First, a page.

A molecular dynamics study of electronic absorption line broadening in high-pressure nonpolar gases

T. Kalbfleisch, R. Fan, J. Roebber, P. Moore, E. Jacobsen, L. D. Ziegler

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23 Scopus citations

Abstract

The observed electronic line broadening of the X→B (6s Rydberg) absorption spectrum of CH3I vapor in moderate to high pressures (55-140 atm, reduced densities ∼0.08-0.14) of Ar and CH4 is analyzed via molecular dynamics simulations. Good fits to the absorption line shapes are found in this pressure/density range for a given set of ground and excited state solute-solvent potential parameters in the static limit, i.e., the absorption linewidths and shapes are dominated by inhomogeneous broadening on the time scale of the decay of the dipole correlation function. The pressure dependence of these absorption line shape changes is explained in terms of the shape of the solute-solvent ground-excited state difference potential. Consistent with the static limit description at these moderate to high pressures, the corresponding transition energy correlation function, a quantity of central importance in stochastic and Brownian oscillator line shape theories, decays on a much longer time scale than the inverse absorption widths. At moderate to high pressures, simulations find relatively long-lived solvent clusters surrounding the CH3I solute. The slow decay of the energy correlation functions, and hence the validity of the static approximation, is attributed to these cluster dynamical time scales. At bath pressures lower than observed here, MD simulations reveal that the static limit is no longer valid and satellite bands, due to an underdamped solvent response, are found. The evolution of a Gaussian optical line shape at higher densities is discussed with respect to the difference potential shape, the number density, and the central limit theorem.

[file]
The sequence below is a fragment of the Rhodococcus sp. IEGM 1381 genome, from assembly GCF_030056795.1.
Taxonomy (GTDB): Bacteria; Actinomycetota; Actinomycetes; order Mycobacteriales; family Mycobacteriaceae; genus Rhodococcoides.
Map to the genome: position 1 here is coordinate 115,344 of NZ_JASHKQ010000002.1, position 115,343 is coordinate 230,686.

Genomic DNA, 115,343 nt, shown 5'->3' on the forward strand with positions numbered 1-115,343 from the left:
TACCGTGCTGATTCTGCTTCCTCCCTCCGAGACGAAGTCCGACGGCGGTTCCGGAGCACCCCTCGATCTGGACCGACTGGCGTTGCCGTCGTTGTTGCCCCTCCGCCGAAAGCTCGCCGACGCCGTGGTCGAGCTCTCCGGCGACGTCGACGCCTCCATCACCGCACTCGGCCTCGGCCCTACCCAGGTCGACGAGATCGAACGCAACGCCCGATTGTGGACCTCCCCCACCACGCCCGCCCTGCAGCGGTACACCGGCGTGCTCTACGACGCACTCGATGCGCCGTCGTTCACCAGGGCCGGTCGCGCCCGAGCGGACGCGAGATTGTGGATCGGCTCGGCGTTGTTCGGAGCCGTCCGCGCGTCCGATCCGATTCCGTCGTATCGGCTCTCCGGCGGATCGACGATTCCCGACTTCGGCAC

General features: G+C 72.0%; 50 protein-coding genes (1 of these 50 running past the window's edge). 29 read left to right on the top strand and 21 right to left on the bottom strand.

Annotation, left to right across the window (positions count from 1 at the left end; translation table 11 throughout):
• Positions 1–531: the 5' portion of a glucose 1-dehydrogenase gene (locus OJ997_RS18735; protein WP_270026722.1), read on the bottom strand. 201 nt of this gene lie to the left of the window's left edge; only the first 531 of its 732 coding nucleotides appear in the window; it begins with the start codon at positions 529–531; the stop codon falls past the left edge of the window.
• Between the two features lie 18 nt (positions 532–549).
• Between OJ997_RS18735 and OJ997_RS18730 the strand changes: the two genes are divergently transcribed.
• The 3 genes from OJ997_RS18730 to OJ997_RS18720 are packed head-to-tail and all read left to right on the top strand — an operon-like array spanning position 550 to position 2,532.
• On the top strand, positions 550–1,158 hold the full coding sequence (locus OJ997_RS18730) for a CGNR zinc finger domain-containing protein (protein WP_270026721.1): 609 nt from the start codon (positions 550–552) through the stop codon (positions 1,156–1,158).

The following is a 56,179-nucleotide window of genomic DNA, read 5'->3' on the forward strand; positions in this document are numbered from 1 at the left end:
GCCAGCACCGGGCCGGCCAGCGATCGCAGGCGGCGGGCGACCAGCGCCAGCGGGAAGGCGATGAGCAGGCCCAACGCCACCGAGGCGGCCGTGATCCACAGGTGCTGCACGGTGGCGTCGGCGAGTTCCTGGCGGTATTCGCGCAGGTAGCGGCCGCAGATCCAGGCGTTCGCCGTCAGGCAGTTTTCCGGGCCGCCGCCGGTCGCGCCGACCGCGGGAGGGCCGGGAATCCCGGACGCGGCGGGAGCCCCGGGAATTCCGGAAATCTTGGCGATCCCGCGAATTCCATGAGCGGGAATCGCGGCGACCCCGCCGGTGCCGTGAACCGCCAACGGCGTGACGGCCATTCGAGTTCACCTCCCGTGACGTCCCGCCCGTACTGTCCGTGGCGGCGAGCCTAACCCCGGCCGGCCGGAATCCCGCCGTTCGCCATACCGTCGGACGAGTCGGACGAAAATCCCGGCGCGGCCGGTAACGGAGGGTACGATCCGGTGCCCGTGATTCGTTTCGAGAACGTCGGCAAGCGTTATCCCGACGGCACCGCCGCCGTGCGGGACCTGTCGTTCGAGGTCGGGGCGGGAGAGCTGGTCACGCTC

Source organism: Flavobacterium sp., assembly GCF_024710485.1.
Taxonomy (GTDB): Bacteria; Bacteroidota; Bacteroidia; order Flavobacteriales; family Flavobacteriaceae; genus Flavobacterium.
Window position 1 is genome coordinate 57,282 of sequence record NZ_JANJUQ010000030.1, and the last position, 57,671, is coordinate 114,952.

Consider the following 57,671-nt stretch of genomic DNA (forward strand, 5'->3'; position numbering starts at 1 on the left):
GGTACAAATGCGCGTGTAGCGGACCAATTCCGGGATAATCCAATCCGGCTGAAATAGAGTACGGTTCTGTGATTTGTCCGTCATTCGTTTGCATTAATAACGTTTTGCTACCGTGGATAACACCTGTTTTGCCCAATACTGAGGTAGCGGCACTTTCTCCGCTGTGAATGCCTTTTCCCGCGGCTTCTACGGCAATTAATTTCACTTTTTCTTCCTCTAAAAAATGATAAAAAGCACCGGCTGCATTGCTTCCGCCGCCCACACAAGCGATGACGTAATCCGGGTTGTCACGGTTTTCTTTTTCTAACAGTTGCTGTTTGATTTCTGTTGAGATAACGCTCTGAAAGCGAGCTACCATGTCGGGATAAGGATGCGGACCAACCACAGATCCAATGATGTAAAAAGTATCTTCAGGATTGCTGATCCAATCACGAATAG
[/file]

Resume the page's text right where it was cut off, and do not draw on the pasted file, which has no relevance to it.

Original languageEnglish
Pages (from-to)7673-7684
Number of pages12
JournalJournal of Chemical Physics
Volume103
Issue number18
DOIs
StatePublished - 1995

ASJC Scopus subject areas

  • General Physics and Astronomy
  • Physical and Theoretical Chemistry

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